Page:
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Samuel Rossiter Betts

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Samuel Rossiter Betts (June 8, 1786 – November 2, 1868) was a United States Representative from New York and a United States District Judge of the United States District Court for the Southern District of New York.

Samuel Rossiter Betts
Samuel Rossiter Betts.jpg
Judge of the United States District Court for the Southern District of New York
In office
December 21, 1826 – April 30, 1867
Appointed byJohn Quincy Adams
Preceded byWilliam P. Van Ness
Succeeded bySamuel Blatchford
Member of the U.S. House of Representatives
from New York's 7th district
In office
March 4, 1815 – March 3, 1817
Preceded byAbraham J. Hasbrouck
Succeeded byJosiah Hasbrouck
Judge of the Circuit Court for New York's 2nd District
In office
May 1, 1823 – December 21, 1826
Preceded byPosition created
Succeeded byJames Emott
District Attorney of Orange County, New York
In office
February 5, 1818 – June 6, 1820
Preceded byPosition created
Succeeded byHenry G. Wisner
In office
February 15, 1821 – May 9, 1823
Preceded byHenry G. Wisner
Succeeded byOgden Hoffman
Personal details
Born(1786-06-08)June 8, 1786
Richmond, Massachusetts
DiedNovember 2, 1868(1868-11-02) (aged 82)
New Haven, Connecticut
Resting placeWoodlawn Cemetery
New York City, New York
Political partyDemocratic-Republican
Spouse(s)Caroline Abigail Dewey
RelationsDaniel Dewey (father in law)
Children5
EducationWilliams College
ProfessionAttorney

Education and careerEdit

Born on June 8, 1786, in Richmond, Berkshire County, Massachusetts,[1] Betts graduated from Lenox Academy in 1803, and was the first from that institution to attended college.[2] He graduated from Williams College from 1806 and read law in 1807,[1] in Hudson, New York.[3] He was admitted to the bar and entered private practice in Monticello, Sullivan County, New York from 1809 to 1812.[1] He served in the United States Army from 1812 to 1814[1] appointed as a judge advocate of volunteers during the War of 1812.[3] He was a division judge advocate, General Court Martial, for the New York State Detached Militia starting in 1814.[1]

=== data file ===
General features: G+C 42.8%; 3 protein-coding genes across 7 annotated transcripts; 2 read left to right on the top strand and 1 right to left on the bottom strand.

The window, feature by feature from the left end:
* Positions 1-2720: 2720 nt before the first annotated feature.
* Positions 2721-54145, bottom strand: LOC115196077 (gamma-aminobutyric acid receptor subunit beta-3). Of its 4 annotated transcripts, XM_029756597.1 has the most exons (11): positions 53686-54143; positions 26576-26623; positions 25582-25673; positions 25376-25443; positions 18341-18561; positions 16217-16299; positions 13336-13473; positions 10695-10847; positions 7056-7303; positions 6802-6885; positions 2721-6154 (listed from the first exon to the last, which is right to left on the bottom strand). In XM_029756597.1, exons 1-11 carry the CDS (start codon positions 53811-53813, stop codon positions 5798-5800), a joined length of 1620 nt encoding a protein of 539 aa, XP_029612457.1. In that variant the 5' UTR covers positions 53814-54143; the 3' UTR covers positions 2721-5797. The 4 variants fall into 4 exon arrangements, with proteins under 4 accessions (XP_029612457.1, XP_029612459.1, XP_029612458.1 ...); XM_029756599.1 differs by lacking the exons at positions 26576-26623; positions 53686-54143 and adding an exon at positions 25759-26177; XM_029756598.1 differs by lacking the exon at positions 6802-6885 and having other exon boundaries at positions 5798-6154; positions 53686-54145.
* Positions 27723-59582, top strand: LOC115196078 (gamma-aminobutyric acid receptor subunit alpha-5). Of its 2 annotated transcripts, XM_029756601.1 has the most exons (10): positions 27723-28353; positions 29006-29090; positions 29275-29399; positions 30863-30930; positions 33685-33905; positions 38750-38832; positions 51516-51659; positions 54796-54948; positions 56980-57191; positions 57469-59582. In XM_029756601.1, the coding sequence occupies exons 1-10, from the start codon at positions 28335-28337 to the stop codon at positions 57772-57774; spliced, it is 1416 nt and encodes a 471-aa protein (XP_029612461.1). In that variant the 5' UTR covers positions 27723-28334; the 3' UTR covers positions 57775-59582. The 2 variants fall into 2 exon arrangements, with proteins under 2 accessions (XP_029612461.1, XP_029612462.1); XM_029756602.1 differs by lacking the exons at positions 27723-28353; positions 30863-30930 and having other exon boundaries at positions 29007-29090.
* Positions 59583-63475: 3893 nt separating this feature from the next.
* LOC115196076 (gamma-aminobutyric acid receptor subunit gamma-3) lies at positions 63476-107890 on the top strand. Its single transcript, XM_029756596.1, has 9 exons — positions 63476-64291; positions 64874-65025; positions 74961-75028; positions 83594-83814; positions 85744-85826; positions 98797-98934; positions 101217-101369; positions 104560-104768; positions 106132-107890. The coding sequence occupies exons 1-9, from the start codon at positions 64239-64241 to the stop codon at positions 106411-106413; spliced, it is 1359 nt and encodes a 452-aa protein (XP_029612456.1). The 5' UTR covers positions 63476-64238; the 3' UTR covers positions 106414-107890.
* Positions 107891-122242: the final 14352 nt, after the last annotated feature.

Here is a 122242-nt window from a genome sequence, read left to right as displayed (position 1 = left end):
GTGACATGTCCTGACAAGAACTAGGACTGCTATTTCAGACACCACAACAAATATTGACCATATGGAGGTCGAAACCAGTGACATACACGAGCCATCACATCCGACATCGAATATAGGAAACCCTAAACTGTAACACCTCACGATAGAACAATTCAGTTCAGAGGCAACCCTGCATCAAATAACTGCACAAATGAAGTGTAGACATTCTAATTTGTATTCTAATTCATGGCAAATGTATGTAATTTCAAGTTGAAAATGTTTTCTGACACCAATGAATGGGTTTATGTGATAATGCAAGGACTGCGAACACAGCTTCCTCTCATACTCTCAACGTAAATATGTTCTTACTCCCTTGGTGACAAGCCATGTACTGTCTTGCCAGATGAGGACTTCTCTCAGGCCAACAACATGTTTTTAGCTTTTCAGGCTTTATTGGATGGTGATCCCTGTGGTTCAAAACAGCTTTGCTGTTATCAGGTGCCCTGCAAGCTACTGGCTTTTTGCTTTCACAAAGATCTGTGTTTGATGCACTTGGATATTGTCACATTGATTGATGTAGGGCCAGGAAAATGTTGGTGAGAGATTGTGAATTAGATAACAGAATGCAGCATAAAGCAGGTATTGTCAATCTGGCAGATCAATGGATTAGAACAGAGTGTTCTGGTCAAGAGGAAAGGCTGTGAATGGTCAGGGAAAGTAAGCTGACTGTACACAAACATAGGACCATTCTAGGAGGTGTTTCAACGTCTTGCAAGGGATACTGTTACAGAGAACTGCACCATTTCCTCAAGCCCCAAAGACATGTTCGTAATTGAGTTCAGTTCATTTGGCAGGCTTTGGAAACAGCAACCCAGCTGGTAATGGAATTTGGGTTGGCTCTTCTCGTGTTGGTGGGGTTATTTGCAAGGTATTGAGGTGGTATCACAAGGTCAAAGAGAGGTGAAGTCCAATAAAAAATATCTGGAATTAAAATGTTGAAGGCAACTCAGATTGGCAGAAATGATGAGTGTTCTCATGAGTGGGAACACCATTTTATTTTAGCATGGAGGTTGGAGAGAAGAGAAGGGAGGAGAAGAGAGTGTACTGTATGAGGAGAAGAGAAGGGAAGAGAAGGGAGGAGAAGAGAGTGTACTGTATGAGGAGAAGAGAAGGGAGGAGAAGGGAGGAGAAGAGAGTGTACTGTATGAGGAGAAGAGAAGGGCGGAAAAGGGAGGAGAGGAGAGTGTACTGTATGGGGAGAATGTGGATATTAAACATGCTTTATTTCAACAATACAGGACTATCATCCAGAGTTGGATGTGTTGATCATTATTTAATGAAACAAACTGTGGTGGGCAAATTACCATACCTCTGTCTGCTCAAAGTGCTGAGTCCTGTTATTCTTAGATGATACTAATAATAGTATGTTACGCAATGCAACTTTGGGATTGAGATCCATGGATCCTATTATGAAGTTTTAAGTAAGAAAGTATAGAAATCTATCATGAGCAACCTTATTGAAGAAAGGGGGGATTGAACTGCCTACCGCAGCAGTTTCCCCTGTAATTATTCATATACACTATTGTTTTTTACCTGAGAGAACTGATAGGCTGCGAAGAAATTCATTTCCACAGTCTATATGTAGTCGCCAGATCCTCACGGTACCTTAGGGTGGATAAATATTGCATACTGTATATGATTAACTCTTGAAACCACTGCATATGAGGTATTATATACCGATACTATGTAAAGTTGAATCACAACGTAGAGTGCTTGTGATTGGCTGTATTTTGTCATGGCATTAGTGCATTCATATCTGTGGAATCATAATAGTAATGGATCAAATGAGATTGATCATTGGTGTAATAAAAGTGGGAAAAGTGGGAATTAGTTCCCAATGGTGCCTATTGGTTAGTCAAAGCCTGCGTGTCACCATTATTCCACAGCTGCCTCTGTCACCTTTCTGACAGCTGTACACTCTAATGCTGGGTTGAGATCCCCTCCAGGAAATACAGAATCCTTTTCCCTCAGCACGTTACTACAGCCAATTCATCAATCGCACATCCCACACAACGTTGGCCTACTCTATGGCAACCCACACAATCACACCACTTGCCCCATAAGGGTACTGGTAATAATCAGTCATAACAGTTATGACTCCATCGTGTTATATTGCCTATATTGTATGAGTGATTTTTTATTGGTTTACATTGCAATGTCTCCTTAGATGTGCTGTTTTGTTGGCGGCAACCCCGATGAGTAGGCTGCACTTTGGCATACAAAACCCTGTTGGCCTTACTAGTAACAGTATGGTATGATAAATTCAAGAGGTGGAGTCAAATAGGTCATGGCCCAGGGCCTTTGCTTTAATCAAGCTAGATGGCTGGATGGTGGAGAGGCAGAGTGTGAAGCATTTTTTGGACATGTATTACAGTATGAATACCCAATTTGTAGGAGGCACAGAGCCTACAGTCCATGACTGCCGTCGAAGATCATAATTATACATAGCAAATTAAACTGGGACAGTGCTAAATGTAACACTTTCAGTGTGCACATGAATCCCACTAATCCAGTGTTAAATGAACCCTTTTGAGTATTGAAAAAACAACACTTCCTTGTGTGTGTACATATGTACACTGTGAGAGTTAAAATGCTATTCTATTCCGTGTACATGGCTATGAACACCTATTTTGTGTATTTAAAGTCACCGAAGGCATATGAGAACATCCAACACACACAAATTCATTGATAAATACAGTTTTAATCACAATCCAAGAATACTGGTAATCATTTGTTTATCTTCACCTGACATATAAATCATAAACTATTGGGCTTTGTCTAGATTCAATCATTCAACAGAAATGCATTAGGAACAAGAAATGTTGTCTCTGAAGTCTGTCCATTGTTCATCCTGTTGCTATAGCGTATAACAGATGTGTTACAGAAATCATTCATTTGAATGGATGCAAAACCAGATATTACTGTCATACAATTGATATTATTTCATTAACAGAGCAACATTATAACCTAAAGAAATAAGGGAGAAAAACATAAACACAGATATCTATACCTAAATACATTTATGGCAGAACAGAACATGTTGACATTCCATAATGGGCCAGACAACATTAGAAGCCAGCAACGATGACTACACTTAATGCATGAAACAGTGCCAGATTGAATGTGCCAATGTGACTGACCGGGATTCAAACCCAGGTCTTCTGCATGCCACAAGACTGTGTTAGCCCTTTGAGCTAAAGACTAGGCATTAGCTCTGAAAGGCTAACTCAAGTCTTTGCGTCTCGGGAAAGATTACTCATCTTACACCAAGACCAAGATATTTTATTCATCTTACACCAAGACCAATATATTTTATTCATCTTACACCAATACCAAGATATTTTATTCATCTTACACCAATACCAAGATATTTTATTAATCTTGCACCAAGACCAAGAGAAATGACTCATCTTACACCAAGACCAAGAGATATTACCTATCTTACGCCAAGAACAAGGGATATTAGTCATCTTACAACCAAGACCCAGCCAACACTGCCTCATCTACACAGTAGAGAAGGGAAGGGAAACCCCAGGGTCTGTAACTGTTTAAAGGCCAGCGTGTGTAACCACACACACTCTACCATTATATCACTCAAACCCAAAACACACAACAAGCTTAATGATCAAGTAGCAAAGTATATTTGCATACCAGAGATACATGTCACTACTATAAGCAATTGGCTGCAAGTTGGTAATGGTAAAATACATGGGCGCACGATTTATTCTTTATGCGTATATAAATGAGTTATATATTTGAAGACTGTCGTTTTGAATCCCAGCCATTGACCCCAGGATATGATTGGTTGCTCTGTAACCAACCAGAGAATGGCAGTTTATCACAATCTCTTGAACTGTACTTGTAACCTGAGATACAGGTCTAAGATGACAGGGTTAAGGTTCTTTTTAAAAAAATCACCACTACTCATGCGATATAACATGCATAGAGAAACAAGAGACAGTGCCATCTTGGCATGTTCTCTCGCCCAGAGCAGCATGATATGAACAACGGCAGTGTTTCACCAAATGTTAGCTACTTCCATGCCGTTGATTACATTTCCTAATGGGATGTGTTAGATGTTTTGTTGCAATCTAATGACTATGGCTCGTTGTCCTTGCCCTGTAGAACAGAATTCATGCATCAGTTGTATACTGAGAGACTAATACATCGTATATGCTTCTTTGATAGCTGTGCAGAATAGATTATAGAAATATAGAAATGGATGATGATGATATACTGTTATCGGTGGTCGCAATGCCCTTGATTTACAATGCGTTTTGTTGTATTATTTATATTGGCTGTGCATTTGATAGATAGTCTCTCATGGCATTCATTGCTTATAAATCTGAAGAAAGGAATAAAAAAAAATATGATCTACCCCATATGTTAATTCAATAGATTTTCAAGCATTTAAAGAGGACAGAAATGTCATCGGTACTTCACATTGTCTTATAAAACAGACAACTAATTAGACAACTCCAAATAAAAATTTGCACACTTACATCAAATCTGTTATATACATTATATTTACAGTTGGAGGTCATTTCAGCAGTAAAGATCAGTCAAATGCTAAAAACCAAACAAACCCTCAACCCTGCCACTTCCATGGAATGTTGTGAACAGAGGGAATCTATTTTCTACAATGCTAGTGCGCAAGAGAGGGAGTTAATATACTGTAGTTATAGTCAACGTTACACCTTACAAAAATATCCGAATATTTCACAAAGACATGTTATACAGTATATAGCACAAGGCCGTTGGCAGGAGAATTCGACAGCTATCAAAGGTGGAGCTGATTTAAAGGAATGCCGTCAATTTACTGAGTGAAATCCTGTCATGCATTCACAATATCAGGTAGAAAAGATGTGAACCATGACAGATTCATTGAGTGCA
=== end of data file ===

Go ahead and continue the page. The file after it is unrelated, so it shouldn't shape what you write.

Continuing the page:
Congressional serviceEdit

Betts was elected as a Democratic-Republican from New York's 7th congressional district to the United States House of Representatives of the 14th United States Congress, serving from March 4, 1815, to March 3, 1817.[4][3] He was not a candidate for renomination in 1816.[3]

Later careerEdit

Following his departure from Congress, Betts resumed private practice in Newburgh, New York from 1817 to 1823.[1] He was district attorney for Orange County, New York from 1818 to 1820 and again from 1821 to 1823.[1] He was a Judge of the Supreme Court of Judicature of New York (now the New York Supreme Court), Circuit Court Branch, from 1823 to 1826.[1]

Federal judicial serviceEdit

Betts was nominated by President John Quincy Adams on December 19, 1826, to a seat on the United States District Court for the Southern District of New York vacated by Judge William P. Van Ness.[1] He was confirmed by the United States Senate on December 21, 1826, and received his commission the same day.[1] His service terminated on April 30, 1867, due to his resignation.[1]

DeathEdit

Betts died on November 3, 1868, in New Haven, Connecticut.[1] He was interred in Woodlawn Cemetery in The Bronx, New York City, New York.[5][3]

FamilyEdit

Samuel Rossiter Betts married Caroline Abigail Dewey (1798–1882), daughter of Daniel Dewey (1766–1815) and Maria Noble (1770–1813).[citation needed] They had five children.[citation needed]

ReferencesEdit

  1. ^ a b c d e f g h i j k l Samuel Rossiter Betts at the Biographical Directory of Federal Judges, a public domain publication of the Federal Judicial Center.
  2. ^ History of the Bench and Bar of New York (Vol. 2), David McAdam, Henry Bischoff, Jr., Jackson O. Dykeman, Joshua M. Van Cott, George G. Reynolds, Richard Henry Clarke (eds.), New York History Company (1897), pps. 43–44
  3. ^ a b c d e United States Congress. "Samuel Rossiter Betts (id: B000427)". Biographical Directory of the United States Congress.
  4. ^ "Samuel Rossiter Betts". Govtrack US Congress. Retrieved 31 August 2013.
  5. ^ "Samuel Rossiter Betts". The Political Graveyard. Retrieved 31 August 2013.

External linksEdit